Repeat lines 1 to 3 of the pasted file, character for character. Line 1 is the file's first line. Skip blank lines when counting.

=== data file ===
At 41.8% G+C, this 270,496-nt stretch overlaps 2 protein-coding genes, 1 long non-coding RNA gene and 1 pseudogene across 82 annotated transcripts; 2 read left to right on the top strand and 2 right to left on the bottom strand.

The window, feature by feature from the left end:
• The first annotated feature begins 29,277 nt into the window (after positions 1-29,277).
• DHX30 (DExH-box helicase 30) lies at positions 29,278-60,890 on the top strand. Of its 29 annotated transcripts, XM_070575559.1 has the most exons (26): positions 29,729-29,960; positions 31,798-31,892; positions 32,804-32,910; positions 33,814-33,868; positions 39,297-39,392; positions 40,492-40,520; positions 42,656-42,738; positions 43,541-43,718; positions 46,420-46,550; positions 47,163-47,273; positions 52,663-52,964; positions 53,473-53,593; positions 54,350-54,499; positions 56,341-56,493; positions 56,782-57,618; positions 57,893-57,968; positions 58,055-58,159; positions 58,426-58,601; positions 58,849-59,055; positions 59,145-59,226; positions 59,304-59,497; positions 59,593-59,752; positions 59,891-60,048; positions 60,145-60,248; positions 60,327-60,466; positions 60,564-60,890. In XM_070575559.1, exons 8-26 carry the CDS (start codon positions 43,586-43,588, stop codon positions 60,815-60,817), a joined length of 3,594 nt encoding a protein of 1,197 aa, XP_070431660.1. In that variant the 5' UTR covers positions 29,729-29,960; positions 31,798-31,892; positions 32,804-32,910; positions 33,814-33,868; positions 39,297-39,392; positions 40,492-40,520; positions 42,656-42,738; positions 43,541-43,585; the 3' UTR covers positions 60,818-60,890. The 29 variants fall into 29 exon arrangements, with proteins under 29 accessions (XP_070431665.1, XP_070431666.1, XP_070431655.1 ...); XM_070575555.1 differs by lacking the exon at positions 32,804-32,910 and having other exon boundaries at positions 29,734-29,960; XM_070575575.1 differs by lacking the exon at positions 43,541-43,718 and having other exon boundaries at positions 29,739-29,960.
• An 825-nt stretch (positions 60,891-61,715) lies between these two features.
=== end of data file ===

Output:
At 41.8% G+C, this 270,496-nt stretch overlaps 2 protein-coding genes, 1 long non-coding RNA gene and 1 pseudogene across 82 annotated transcripts; 2 read left to right on the top strand and 2 right to left on the bottom strand.

The window, feature by feature from the left end:
• The first annotated feature begins 29,277 nt into the window (after positions 1-29,277).